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Multi-Peril Crop Insurance: Delayed and Prevent Plant Choices

Updated August 26, 2020

Jack Davis

SDSU Extension Crops Business Management Field Specialist

Crop insurance late plant dates are fast approaching for planting crops in South Dakota. The weather and soil conditions this spring will likely lead to some prevent plant situations for farm producers.

Producers will want to work with their crop insurance agent to explore planting options and reporting of prevent plant areas. When the original crop cannot be planted on time the producer has three choices:

  • Use the late planting period even though coverage and yields may be reduced.
  • Plant a different crop.
  • Abandon the acres and take full prevent plant.

Multi-Peril Crop Insurance

Multi-peril crop insurance (MPCI) policies have a 25-day late planting period. The late plant period begins the day after the final plant date. May 26th and June 1st for corn and June 11th for soybeans. Acres that are planted during this period receive a lower guarantee than acres planted on time. Coverage is reduced one percent per day for the 25 days.


  • Final Plant Date: May 25 (North and West), May 31 (South East)
  • Late Plant Period: May 26–June19, June 1–June 25


  • Final Plant Date: June 10
  • Late Plant Period: July 5

After the late plant dates the crop can still be insured but at a reduced level of coverage. It is important to remember that the yield guarantees and actual yields on late planted crops are averaged together with the acres in the same insurance unit that are planted timely.

Example 1: Late Planting

Producer with Actual Production History (APH) yield of 150 bushels per acre of corn and RP policy at 75% coverage level with an indemnity price of $4.00, would have a revenue guarantee of $450 per acre:

150 bushels × 75% × $4.00 = $450 per acre

There are 300 acres of corn in the insured unit. Two hundred acres are planted on time, while weather prevents from planting 40 acres June 12th and the remaining 60 are planted June 20th. The guarantees are the following:

  • 200 acres no reduction
  • 40 acres reduced 1 percent per day for 12 days
  • 60 acres reduced 1 percent per day for 20 days
200 acres $450 × 100% = $450 $90,000
40 acres $450 × 88% = $396 $15,840
60 acres $450 × 80% = $360 $21,600
Total Revenue Guarantee $127,440
Average Guarantee Per Acre $424.80

A producer that is prevented from planting until after the late planting period and chooses to not plant the crop at all, will receive 55 percent of the original guarantee for corn and 60 percent of the original guarantee for soybeans. An additional buy up could have been made when the policy was originally issued.

Sometimes taking prevent plant may be better than planting very late and harvesting a low yield. Prevent plant requires that no other harvested crop may be planted on these acres, however, a cover crop can be planted (Example 2).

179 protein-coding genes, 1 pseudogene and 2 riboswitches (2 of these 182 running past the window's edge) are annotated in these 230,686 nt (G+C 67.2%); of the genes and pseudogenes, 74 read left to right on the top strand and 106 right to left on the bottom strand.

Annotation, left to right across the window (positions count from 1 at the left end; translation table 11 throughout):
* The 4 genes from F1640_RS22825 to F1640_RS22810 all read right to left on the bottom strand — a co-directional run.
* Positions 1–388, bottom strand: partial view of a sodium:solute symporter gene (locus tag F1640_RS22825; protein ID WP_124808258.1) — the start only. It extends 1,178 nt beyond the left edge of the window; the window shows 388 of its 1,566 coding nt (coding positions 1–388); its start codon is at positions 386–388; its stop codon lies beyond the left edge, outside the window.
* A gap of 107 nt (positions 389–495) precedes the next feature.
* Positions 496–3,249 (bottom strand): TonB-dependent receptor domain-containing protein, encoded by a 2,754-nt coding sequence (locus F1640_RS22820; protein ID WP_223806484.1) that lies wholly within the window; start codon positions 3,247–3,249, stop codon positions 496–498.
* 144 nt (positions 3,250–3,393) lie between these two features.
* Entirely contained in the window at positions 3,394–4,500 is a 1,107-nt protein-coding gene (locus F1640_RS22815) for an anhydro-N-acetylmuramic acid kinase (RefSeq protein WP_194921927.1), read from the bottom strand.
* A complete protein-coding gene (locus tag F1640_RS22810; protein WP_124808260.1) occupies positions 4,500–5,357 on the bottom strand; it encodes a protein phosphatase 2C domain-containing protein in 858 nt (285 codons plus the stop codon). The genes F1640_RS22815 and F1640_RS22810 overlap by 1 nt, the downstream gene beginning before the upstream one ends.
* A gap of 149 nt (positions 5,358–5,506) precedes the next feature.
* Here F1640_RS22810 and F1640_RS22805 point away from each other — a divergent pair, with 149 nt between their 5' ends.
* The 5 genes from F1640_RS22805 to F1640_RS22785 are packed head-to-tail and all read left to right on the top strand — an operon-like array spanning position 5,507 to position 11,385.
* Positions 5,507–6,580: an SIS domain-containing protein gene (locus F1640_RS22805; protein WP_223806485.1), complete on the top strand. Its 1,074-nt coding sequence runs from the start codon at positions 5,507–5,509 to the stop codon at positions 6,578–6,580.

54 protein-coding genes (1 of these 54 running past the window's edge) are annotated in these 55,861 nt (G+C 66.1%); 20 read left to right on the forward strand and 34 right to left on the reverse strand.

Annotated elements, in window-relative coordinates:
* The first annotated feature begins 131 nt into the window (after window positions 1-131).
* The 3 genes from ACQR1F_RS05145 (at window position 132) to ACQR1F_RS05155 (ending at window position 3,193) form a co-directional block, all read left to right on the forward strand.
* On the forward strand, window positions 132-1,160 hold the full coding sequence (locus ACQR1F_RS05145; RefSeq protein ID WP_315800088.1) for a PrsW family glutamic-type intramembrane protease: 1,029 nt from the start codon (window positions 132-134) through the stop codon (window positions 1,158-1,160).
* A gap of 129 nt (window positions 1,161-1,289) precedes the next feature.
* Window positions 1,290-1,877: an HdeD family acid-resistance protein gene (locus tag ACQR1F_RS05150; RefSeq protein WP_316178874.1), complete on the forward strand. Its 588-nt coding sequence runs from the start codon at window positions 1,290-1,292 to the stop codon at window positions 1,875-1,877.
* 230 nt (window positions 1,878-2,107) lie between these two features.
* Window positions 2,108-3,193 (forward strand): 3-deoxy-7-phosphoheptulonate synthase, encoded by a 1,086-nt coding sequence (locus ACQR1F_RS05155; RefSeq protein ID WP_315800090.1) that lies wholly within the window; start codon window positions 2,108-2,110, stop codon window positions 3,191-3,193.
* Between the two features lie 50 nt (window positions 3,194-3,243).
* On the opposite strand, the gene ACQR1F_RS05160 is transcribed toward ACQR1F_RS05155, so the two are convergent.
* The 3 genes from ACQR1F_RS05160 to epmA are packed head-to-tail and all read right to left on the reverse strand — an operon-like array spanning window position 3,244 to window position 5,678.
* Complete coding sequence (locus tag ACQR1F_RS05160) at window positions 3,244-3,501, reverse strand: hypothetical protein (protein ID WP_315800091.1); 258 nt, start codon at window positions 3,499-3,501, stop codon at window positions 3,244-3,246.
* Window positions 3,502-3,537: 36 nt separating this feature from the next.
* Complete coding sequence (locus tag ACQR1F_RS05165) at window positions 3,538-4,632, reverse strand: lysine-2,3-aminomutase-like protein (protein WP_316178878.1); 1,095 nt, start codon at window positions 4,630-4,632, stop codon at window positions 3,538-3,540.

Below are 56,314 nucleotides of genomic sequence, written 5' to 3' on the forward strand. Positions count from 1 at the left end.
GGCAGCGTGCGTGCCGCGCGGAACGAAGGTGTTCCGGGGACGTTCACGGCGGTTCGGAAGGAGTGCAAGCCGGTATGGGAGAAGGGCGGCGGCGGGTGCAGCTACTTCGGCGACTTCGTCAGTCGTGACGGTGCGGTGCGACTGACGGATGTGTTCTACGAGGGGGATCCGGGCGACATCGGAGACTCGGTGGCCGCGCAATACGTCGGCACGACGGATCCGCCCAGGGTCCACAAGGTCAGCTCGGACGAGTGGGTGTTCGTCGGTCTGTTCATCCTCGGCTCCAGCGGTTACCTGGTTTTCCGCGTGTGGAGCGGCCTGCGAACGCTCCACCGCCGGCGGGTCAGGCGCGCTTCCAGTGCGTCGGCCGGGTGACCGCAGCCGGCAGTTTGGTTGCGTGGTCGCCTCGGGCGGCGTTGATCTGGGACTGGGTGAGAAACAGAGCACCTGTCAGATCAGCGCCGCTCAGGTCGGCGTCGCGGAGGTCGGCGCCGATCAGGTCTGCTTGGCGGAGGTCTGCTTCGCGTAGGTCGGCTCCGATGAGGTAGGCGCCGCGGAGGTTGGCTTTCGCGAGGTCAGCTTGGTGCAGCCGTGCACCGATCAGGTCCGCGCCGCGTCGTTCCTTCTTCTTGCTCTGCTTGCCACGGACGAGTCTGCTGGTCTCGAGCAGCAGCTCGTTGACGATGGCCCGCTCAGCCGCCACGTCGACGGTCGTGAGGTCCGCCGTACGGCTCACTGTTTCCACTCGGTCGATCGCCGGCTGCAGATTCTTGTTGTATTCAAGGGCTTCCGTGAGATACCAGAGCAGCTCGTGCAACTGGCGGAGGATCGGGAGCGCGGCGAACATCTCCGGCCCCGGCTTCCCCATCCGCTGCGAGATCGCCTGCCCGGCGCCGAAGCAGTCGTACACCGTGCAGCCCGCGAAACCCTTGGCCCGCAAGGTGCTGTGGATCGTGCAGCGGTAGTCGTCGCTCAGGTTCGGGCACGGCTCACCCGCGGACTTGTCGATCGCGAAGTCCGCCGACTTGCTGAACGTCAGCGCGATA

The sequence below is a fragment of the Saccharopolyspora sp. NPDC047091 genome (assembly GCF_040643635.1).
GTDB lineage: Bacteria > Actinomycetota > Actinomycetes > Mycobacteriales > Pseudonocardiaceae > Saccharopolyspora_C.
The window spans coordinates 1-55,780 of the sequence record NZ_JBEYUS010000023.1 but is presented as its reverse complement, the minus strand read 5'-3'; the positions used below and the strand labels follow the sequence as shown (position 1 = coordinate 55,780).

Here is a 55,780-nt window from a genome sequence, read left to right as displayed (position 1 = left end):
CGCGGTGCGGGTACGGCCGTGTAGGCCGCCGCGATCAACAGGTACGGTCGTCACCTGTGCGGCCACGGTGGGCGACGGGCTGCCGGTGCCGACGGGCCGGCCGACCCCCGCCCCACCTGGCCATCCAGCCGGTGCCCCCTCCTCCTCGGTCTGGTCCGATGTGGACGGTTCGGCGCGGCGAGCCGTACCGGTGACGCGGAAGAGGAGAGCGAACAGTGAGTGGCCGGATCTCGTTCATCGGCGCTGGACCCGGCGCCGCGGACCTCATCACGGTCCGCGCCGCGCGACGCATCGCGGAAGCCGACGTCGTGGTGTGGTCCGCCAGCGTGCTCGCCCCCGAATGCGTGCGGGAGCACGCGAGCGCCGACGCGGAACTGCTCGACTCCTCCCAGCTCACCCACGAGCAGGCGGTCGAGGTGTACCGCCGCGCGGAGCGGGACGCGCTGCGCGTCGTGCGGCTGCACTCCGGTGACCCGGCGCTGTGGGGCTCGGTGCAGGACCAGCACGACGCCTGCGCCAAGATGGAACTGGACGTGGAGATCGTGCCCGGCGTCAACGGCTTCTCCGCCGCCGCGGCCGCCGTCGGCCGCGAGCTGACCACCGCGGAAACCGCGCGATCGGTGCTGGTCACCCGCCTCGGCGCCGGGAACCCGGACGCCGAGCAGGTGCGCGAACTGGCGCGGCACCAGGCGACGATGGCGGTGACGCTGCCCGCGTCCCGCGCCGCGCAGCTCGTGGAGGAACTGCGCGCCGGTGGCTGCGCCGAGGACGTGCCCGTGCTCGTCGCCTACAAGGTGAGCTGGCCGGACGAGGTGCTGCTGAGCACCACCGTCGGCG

If a second insurable crop is planted in place of the first crop on or before the end of the late planting date, the crop insurance coverage for the second crop simply replaces the coverage of the first crop. If the crop is planted after this date, the second crop can still be insured and a payment equal to thirty-five percent of the prevented planting payment on the first crop will be received. Be sure to work with your crop insurance agent in determining your choices for prevent plant acres.

Example 2: Prevent Plant

The producer has 300 acres corn in the insured unit, with a guarantee of $450 per acre. In this example 200 acres are planted before the final plant date, (May 25th or May 31st) and then weather prevents them from planting the last 100 acres.

The producer is unable to plant any crop on the 100 acres, the guarantee on the 200 timely planted acres would remain at $450, but the guarantee on the 100 prevent plant would be 55% or $247.50.

The prevent plant payment would be $247.50 x 100 acres = $24,750.

The effects on APH yield depend on the choices made for those acres. If a producer collects a prevent plant payment and does not plant a second crop, no yield history is counted for that year and the APH yield for that unit is not affected for the following year. If a second crop is planted and a 35% percent payment is collected the yield history on the prevent plant acres for the following year will be calculated as 60% of the existing APH yield for that unit.

Producers will want to protect and improve their prevent plant acres the best that is possible and for the best return to their operation. This may include planting a forage crop and not insuring the acres or planting a cover crop to graze or hay. If producers want to collect the prevent plant payment any forage crop must be left until after November 1st and can only be grazed or hayed after this date or it will be considered a second crop.

It is important for individuals to work with an insurance provider to help in determining their choices for a delayed or prevent plant situation.

Refence: USDA FCIC. Prevented Planting Standards Handbook 2019 and subsequent years.